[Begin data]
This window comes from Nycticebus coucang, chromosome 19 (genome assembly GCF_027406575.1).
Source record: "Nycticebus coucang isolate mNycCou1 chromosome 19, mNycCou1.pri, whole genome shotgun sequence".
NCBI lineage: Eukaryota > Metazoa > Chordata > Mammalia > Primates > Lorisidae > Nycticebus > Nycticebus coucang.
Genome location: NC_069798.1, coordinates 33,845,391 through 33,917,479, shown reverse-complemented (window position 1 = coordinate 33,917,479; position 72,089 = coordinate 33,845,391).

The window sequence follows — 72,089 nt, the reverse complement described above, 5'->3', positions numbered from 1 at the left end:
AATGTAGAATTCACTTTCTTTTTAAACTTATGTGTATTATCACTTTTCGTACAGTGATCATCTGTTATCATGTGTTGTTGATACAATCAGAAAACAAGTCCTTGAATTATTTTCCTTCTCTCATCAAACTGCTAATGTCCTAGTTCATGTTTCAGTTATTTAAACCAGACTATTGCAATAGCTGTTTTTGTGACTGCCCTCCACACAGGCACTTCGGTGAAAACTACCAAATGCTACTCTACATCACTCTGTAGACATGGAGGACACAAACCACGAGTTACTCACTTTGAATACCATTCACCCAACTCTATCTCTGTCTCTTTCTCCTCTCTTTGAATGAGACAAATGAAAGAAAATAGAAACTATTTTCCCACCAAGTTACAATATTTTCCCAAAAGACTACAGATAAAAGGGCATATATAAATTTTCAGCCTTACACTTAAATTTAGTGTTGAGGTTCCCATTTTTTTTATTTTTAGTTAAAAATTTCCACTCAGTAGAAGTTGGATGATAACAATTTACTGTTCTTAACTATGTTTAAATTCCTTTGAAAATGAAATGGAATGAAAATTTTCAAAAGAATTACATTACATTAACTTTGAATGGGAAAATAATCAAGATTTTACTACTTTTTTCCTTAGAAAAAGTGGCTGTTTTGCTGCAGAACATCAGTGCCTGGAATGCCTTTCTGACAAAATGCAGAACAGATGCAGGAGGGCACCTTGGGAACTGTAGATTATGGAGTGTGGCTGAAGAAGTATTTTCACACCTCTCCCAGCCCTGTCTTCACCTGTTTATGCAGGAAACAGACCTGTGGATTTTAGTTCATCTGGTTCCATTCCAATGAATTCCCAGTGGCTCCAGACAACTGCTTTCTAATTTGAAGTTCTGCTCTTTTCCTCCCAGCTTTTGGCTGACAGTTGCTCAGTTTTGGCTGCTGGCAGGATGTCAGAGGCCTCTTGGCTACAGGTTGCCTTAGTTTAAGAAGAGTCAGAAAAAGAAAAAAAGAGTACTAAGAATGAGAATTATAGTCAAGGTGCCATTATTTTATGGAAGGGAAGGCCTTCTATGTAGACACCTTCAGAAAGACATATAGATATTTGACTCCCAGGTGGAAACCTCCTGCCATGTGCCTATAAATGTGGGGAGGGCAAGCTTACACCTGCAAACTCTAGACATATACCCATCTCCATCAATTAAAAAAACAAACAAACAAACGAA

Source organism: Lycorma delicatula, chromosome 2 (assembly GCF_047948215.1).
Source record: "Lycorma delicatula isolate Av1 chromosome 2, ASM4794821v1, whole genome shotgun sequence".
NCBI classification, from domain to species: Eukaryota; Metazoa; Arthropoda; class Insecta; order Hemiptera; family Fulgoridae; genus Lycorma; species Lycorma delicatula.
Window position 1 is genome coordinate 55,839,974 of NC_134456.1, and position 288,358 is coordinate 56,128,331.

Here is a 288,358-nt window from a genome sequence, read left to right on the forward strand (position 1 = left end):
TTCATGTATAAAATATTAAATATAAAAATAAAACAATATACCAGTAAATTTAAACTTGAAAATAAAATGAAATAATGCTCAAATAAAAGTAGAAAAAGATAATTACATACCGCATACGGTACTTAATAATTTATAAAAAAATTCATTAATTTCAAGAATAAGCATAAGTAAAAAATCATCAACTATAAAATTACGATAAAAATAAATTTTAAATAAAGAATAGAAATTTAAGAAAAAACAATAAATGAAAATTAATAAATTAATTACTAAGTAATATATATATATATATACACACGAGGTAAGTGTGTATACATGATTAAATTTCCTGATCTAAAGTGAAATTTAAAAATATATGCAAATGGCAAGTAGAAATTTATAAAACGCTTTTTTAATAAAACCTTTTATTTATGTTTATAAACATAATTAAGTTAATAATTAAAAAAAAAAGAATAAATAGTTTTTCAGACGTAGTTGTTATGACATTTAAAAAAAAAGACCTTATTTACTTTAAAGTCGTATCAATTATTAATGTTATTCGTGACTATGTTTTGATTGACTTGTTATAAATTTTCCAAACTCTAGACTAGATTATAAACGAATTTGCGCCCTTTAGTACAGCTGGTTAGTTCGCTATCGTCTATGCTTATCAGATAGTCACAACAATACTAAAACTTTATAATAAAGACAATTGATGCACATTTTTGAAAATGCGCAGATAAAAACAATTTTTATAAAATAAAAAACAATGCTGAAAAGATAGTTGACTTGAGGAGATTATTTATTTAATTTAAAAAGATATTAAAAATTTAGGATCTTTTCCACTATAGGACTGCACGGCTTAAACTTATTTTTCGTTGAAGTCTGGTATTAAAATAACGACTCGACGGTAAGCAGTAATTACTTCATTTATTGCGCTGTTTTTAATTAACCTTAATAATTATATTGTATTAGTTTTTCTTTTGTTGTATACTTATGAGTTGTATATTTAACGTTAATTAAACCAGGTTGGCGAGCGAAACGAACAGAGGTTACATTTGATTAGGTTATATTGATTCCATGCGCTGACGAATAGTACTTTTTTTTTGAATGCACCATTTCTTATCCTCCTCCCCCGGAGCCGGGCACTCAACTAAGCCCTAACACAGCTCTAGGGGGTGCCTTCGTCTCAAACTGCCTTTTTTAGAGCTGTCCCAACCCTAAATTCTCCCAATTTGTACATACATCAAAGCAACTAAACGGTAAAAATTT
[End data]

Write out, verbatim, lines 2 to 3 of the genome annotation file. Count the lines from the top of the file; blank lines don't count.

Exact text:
Source record: "Nycticebus coucang isolate mNycCou1 chromosome 19, mNycCou1.pri, whole genome shotgun sequence".
NCBI lineage: Eukaryota > Metazoa > Chordata > Mammalia > Primates > Lorisidae > Nycticebus > Nycticebus coucang.